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Expander graphs are useful across mathematics, all the way from number theory to applied computer science. The smaller the second eigenvalue of a regular graph, the better expander it is. Since this connection was discovered in the 1980s, researchers have tried to pinpoint the second eigenvalue of random regular graphs. The most prominent work in this direction was Joel Friedman's proof of Noga Alon's conjecture from 1985 that for a random d-regular graph on n vertices, the second eigenvalue is almost as small as possible, with high probability as n tends to infinity with d held fixed.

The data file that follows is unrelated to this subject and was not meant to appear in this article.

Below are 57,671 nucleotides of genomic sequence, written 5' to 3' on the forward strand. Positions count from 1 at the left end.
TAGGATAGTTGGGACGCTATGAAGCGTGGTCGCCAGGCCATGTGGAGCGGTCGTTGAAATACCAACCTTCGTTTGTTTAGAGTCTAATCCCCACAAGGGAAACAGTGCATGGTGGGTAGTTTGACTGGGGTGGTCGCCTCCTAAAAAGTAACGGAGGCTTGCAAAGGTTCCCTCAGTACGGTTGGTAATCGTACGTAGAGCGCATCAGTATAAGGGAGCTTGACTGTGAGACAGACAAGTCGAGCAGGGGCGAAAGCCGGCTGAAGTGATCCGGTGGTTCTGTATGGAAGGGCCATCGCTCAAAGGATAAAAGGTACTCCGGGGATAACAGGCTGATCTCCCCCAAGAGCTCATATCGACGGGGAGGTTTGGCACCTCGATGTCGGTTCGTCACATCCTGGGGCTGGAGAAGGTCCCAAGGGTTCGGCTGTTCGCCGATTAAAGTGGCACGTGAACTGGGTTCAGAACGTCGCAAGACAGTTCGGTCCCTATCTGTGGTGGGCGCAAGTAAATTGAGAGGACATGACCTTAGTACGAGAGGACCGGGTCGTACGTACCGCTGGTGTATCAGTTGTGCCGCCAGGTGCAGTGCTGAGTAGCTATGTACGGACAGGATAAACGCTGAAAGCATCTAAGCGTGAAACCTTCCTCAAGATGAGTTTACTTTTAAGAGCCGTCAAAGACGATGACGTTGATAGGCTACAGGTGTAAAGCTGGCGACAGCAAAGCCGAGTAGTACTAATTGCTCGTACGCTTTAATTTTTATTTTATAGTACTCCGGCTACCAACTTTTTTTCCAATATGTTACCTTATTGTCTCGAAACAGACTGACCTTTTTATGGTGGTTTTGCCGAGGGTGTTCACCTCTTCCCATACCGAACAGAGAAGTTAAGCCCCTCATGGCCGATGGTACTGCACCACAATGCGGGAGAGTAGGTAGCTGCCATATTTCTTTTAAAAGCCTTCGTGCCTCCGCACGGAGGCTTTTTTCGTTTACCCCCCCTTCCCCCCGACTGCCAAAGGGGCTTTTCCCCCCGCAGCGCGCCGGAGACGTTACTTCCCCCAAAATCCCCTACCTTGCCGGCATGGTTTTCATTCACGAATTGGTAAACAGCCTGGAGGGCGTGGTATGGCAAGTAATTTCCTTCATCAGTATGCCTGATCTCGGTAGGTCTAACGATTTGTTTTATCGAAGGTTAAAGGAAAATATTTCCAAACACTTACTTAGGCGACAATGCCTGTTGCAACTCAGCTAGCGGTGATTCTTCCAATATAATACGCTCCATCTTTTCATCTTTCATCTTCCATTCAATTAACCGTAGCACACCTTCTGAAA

We consider the case of denser graphs, where d and n are both growing. Here, the best result (Broder, Frieze, Suen, Upfal 1999) holds only if d = o(n^(1/2)). We extend this to d = O(n^(2/3)). Our result relies on new concentration inequalities for statistics of random regular graphs based on the theory of size biased couplings, an offshoot of Stein's method. The theory we develop should be useful for proving concentration inequalities in a broad range of settings. This is joint with Nicholas Cook and Larry Goldstein.